I told Wyatt he was probably analyzing too much and that, as he relaxed, he might discover some new ways to use his eyes and body together as he caught and threw the ball. I let him choose some Brain Gym activities from a poster in my office, and then he and I did the movements together to help him trust his physical responses. We did the Cross Crawl, then Arm Activation, the Footflex, Lazy 8s, and Hook-ups. When Wyatt felt ready to play, we did a post-activity so he could experience his new learning.

This time Wyatt easily caught the ball all three times. I then moved around a bit as I continued throwing it, and he moved in anticipation of catching it. I began to make the throws more challenging. He seemed to know where the ball would be without thinking. He was so excited. We danced around together, jumped up and down, and celebrated the joy of his new accomplishment.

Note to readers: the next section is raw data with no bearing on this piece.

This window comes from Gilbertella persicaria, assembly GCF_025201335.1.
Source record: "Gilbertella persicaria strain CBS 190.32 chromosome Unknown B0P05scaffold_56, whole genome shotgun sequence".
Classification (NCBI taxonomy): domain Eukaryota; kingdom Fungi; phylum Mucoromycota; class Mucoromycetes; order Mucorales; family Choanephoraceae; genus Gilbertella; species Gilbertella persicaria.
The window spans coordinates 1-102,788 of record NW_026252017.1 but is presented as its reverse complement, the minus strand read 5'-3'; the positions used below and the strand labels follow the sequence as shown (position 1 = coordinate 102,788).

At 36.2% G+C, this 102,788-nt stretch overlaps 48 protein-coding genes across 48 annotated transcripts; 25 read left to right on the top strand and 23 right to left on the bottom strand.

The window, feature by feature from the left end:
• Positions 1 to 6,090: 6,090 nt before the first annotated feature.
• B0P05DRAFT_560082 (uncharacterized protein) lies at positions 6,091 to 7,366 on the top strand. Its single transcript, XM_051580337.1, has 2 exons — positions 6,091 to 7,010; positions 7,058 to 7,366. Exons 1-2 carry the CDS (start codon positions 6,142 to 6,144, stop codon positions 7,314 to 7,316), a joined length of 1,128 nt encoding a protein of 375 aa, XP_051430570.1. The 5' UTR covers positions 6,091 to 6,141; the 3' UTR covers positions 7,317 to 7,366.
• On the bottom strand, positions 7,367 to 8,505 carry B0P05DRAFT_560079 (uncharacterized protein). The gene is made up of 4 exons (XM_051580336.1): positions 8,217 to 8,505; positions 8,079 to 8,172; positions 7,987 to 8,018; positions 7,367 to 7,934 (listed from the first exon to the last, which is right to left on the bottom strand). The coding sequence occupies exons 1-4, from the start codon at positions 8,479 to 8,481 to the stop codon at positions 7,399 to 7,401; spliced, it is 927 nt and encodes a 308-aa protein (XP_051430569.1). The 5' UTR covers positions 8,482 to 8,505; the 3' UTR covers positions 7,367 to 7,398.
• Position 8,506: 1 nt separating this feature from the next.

I find that many children, and adults, too, overthink and try too hard instead of trusting their innate movement patterns. I love seeing these learners make the shift from trying too hard to spontaneously doing their best. And I’m confident that a happy and exploratory learner like Wyatt, who knows how to learn, will do well with whatever subject matter is presented to him.

*Educator Howard Gardner did pioneering work on the theory of multiple intelligences in the early 1980s. Thomas Armstrong has interpreted this work in several of his own books, including Seven Kinds of Smart: Identifying and Developing Your Multiple Intelligences, Plume, 1999, and Neurodiversity in the Classroom: Strength-Based Strategies to Help Students with Special Needs Achieve Success in School and Life, Da Capo Lifelong Books, 2011. Besides the two intelligences named here, Armstrong identifies six others.

 The Brain Gym® activities are from Brain Gym®: Teacher’s Edition by Dennison and Dennison, ©2010. 

© 2013 by Paul Dennison. All rights reserved.

Brain Gym® is a trademark of Brain Gym® International/the Educational Kinesiology Foundation. Click here for the name of an instructor in your area.